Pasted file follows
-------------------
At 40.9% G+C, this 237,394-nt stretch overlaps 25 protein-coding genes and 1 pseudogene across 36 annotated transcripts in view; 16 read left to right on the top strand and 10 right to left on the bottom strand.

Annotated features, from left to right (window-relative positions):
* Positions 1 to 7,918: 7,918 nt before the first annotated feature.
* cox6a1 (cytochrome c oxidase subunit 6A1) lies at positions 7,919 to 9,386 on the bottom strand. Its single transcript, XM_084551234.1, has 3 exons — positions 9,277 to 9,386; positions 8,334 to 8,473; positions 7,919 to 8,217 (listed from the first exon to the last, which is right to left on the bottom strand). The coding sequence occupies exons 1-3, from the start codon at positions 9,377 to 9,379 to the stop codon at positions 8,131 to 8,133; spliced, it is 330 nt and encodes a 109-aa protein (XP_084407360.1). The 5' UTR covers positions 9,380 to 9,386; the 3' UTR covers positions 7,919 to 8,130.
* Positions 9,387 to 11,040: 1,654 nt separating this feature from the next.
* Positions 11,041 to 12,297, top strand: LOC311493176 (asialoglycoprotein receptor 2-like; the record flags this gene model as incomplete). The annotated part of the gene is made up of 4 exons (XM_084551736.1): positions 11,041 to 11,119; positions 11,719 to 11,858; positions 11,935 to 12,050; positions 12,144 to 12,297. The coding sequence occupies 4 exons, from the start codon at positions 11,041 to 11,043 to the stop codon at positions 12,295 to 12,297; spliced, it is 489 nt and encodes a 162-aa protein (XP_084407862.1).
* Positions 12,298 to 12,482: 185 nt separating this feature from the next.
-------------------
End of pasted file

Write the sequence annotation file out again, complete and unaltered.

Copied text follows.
At 40.9% G+C, this 237,394-nt stretch overlaps 25 protein-coding genes and 1 pseudogene across 36 annotated transcripts in view; 16 read left to right on the top strand and 10 right to left on the bottom strand.

Annotated features, from left to right (window-relative positions):
* Positions 1 to 7,918: 7,918 nt before the first annotated feature.
* cox6a1 (cytochrome c oxidase subunit 6A1) lies at positions 7,919 to 9,386 on the bottom strand. Its single transcript, XM_084551234.1, has 3 exons — positions 9,277 to 9,386; positions 8,334 to 8,473; positions 7,919 to 8,217 (listed from the first exon to the last, which is right to left on the bottom strand). The coding sequence occupies exons 1-3, from the start codon at positions 9,377 to 9,379 to the stop codon at positions 8,131 to 8,133; spliced, it is 330 nt and encodes a 109-aa protein (XP_084407360.1). The 5' UTR covers positions 9,380 to 9,386; the 3' UTR covers positions 7,919 to 8,130.
* Positions 9,387 to 11,040: 1,654 nt separating this feature from the next.
* Positions 11,041 to 12,297, top strand: LOC311493176 (asialoglycoprotein receptor 2-like; the record flags this gene model as incomplete). The annotated part of the gene is made up of 4 exons (XM_084551736.1): positions 11,041 to 11,119; positions 11,719 to 11,858; positions 11,935 to 12,050; positions 12,144 to 12,297. The coding sequence occupies 4 exons, from the start codon at positions 11,041 to 11,043 to the stop codon at positions 12,295 to 12,297; spliced, it is 489 nt and encodes a 162-aa protein (XP_084407862.1).
* Positions 12,298 to 12,482: 185 nt separating this feature from the next.